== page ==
|Elizabeth Stahlmann as The Pilot in "Grounded."|
The art of war has grown more sophisticated and lethal with the advent of technological advances. In 2002 weaponry took a quantum leap forward when a drone was used for the first time in combat. These small, pilotless aircraft had enough firepower to level a fortified bunker as well as the precision to target an individual enemy combatant. Since the early part of the 20th century drone usage has risen dramatically. The increase in this new breed of military hardware has also necessitated a different type of aviator or, as The Pilot in George Brant’s provocative, ripped-from-the-headlines one-person show states, The Chair-Force.
At the center of the play is the nameless female pilot who lives for soaring through the heavens in F-16 fighters. After an inadvertent pregnancy grounds her she is eventually shifted to a desk job guiding drones on their silent missions. At first rebellious over the assignment, she eventually settles into the routine of long, tedious hours watching a monitor in a small cubicle, hoping for some action that would take place thousands of miles away. While not glamorous, the position affords her a 9:00-5:00PM job and time with her daughter and husband. Slowly, though, the physical and psychological demand from the tedium and stress begins to take its toll on her personal life as well as her career, resulting in unforeseen results.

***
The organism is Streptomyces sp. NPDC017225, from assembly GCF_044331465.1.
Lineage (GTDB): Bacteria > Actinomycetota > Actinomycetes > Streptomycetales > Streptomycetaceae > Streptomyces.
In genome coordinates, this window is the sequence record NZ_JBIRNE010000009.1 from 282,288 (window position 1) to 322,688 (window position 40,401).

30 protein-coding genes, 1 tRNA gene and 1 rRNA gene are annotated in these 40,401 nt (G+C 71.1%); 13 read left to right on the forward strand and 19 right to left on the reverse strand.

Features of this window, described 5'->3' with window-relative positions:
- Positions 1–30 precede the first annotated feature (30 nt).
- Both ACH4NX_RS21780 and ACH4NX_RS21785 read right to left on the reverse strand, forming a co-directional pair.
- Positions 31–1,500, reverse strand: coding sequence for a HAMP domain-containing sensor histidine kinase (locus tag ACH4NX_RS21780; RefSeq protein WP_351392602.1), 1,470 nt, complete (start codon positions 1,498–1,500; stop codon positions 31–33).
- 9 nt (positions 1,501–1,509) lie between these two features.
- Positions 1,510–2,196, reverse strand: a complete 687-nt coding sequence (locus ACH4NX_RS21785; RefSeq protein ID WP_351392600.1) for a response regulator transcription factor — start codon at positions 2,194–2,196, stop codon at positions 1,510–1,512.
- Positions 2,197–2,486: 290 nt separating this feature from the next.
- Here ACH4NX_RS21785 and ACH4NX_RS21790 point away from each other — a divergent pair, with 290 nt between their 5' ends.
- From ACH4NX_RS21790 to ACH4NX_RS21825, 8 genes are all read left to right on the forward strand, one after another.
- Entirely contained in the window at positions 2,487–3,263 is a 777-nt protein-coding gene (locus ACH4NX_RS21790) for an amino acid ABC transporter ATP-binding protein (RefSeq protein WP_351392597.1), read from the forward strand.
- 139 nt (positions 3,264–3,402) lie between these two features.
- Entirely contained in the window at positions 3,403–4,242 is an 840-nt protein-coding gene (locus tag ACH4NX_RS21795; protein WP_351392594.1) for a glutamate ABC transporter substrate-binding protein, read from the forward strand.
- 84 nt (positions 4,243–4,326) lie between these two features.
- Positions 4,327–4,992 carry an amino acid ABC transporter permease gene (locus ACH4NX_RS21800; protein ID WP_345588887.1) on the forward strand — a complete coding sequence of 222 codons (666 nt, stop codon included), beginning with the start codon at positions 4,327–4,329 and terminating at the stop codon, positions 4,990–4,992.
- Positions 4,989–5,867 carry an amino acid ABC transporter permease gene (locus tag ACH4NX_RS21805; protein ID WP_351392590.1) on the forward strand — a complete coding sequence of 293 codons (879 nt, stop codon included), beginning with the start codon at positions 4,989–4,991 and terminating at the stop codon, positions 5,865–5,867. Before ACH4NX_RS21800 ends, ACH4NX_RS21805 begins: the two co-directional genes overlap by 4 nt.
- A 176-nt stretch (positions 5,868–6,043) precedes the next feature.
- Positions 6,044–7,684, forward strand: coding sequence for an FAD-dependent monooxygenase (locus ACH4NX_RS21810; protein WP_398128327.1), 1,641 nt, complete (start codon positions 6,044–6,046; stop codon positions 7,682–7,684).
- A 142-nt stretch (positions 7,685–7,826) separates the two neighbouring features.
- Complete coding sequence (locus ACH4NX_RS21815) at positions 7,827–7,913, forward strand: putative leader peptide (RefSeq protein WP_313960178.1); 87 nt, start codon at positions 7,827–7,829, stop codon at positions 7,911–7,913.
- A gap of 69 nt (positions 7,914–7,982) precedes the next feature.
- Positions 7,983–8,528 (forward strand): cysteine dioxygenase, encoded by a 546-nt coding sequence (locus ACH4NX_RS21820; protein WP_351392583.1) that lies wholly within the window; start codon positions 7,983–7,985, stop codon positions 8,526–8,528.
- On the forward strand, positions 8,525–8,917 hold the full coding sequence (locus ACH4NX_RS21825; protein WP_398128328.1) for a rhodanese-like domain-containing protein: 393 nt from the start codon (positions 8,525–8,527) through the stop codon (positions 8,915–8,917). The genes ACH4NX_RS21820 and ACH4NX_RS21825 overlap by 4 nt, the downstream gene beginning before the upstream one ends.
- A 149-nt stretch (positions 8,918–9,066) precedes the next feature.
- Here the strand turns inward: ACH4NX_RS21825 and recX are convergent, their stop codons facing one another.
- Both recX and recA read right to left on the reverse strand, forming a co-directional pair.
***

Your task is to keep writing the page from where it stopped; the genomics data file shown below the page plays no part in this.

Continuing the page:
Playwright George Brant has crafted a mostly engrossing story that is at times riveting, humorous, and shattering. He has taken an aspect of modern day warfare that most of us know little about and illuminated it with both dramatic flair and subtlety. The language can be coarse and penetrating. Together they give an air of authenticity to the to the story.
Actress Elizabeth Stahlmann delivers a gripping and captivating performance as The Pilot. Her every emotion, every nuance is openly on display. This total embodiment of the character by the actress, whether sky high with exhilaration or distressed over her disquieting circumstances, draws the audience deeper into the recesses of her soul. Her mannerisms, overt and slight, add a richer dimension to the role.
Managing the performance of a one-person show can be difficult. But Director Liz Diamond has done a laudable job in making the play interesting and compelling. She has skillfully taken Ms. Stahlmann and molded her into a believable character, celebrating her joys and exposing her anguish. Ms. Diamond has reduced the performing space to a minimum, giving the audience a feel for the confined and sequestered space of The Pilot. She has also judiciously integrated projections into the production.
Yana Birykova’s projection designs, emblazoned across the back of the stage, allows the audience to surreptitiously view what The Pilot is seeing in her viewfinder. Their prudent use, along with Kate Marvin’s sound design and Solomon Weisbard’s lighting design it gives an added dimension of urgency and reality to the show.
Grounded, playing at the Westport Country Playhouse through July 29th.